There’s no doubt that interest in Bitcoin is still riding high right now. But there is also plenty of confusion and uncertainty about the digital currency, from its mysterious origins to its role as an alternative to mainstream currencies. It seems that retailers are beginning to warm to the idea of accepting bitcoin as a payments option. Whilst this may not be the case with major retailers such as Alibaba, there is evidence to suggest we could see more adoption among retailers in 2014.
Back in 2009, Bitcoin was valued at just less than a penny, but by the summer of 2011 that had risen USD30, before crashing down to USD3. It then slowly rose up to USD20 in mid-2012. Then in 2013 the currency began to surge, hitting a high of more than USD200 on April 9. It now stands as USD827 to date. This rise in value can not be ignored and it seems retailers are waking up.
We take a look at some of the wins and losses for Bitcoin over the past year:
Overstock.com accepts Bitcoin
Overstock.com, Inc. is now accepting Bitcoin as a form of payment on its online shopping site. Once items are selected and placed in the customer’s shopping cart, Bitcoin is a payment choice along with Visa, MasterCard and PayPal.
“This is historic. Digital currency will be an important part of the future and Overstock is excited to be the first major online shopping retailer to accept it,” states Overstock.com Chairman and CEO Patrick M. Byrne. “As one who believes in limited government, this attracts me because it is a form of money that no government mandarin can will it into existence.”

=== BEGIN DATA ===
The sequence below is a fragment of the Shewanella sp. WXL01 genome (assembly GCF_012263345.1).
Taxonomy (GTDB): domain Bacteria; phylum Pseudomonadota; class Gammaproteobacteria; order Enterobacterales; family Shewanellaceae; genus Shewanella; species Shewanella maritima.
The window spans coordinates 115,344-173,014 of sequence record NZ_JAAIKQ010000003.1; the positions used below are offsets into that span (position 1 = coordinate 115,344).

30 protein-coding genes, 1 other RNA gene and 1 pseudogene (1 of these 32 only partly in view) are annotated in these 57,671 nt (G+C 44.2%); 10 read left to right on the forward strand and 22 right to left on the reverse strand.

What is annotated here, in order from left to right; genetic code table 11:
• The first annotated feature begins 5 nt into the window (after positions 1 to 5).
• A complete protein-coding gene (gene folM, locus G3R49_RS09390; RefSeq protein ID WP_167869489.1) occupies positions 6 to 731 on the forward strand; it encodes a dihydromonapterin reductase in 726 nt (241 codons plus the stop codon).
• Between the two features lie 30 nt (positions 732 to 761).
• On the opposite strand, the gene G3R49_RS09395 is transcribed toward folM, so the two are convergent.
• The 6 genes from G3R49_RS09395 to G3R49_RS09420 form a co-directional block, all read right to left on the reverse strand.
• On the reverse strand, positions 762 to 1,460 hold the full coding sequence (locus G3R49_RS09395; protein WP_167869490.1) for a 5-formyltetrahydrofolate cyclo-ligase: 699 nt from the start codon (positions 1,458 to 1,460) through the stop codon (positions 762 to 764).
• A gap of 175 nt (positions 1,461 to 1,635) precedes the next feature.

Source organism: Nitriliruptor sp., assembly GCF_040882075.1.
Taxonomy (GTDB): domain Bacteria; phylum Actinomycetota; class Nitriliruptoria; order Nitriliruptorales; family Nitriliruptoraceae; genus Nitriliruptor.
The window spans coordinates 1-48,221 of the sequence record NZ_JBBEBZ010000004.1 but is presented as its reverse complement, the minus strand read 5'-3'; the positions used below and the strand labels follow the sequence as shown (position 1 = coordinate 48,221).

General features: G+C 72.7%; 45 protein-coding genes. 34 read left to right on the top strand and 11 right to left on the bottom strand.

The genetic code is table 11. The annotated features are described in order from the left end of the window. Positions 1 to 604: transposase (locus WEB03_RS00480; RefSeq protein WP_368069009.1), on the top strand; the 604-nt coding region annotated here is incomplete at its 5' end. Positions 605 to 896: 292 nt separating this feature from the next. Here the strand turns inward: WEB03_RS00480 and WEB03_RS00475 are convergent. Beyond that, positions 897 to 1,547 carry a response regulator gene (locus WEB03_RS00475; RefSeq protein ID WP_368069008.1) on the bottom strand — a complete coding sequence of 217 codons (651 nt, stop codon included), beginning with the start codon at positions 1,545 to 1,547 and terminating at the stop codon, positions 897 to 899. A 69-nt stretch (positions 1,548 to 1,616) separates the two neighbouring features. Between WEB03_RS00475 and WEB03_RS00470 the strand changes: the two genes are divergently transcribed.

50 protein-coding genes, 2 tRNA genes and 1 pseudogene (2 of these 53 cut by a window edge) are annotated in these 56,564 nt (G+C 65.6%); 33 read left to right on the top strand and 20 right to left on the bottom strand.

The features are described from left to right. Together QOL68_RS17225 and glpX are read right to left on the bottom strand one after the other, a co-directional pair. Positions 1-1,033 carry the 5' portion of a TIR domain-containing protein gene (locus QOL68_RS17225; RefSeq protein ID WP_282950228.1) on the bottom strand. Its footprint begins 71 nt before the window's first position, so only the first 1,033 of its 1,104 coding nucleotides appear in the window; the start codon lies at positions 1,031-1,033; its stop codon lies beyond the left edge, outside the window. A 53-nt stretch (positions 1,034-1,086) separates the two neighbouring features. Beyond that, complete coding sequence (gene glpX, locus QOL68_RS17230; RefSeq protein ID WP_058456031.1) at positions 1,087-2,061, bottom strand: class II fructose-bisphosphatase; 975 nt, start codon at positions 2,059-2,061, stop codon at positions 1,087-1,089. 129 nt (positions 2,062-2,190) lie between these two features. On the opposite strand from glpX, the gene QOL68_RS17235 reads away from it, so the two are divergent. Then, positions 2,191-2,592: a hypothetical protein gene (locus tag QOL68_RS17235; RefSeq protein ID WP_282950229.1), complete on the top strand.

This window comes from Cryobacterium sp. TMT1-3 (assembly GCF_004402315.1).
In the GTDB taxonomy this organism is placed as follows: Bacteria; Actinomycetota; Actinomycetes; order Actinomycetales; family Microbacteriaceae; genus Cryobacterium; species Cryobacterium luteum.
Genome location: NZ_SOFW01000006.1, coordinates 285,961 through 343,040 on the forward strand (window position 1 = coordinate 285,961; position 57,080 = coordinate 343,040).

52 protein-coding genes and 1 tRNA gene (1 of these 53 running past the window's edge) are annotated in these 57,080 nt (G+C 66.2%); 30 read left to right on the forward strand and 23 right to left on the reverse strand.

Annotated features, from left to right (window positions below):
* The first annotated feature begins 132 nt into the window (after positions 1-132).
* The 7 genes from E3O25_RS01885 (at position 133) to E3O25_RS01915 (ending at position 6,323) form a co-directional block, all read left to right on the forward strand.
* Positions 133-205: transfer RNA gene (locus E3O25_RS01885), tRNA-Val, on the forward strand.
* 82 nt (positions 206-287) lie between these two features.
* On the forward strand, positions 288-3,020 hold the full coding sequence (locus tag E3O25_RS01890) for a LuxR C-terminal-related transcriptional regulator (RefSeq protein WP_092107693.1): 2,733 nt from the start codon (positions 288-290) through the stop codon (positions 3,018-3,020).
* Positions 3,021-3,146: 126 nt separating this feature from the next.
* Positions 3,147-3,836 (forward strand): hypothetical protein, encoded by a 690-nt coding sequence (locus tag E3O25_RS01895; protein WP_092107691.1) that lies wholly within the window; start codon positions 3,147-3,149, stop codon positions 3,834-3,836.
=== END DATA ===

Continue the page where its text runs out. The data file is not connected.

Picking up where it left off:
Cypriot University accepts Bitcoin
The University of Nicosia, the largest private university in Cyprus and one of the largest English language universities in the Euro-Mediterranean region is now accepting Bitcoin for payment of tuition and other fees, making it the first accredited university in the world to accept the increasingly popular digital currency.
“While digital currency is a relatively new concept, currency is one of the oldest human inventions,” said Dr. Andreas Polemitis, Senior Vice Rector at the University of Nicosia. “What we aim to explore in this program is the likely development pathway of digital currency and give our students insights that they can bring to bear in their professional careers.”
Alibaba ban Bitcoin
Chinese e-commerce provider Alibaba has banned bitcoin-related products and payments from its online shopping websites. The decision is in light of two anti-bitcoin initiatives put forward by the Chinese government.
Alibaba’s Taobao, an eBay-like platform connecting individual buyers to small-time merchants previously allowed merchants to accept bitcoin as payment. But those transactions will no longer be allowed.
Norway has said that the virtual currency Bitcoin is not real money. The country will instead treat Bitcoins as an asset and charge a capital gains tax.
Hans Christian Holte, director general of taxation in Norway, said: “bitcoin don’t fall under the usual definition of money or currency. We’ve done some assessments on what’s the right and sound way to handle this in the tax system.”
China has banned bitcoin because the currency has no real meaning; they have also banned financial institutions from handling bitcoin transactions.
“The concern is that it interferes with normal monetary policy operation,” Hao Hong, head of China research at Hong Kong’s Bocom International Holdings, said: “It represents an unofficial leakage to the current monetary system and trades globally. It is difficult to regulate and could be used for money laundering.”
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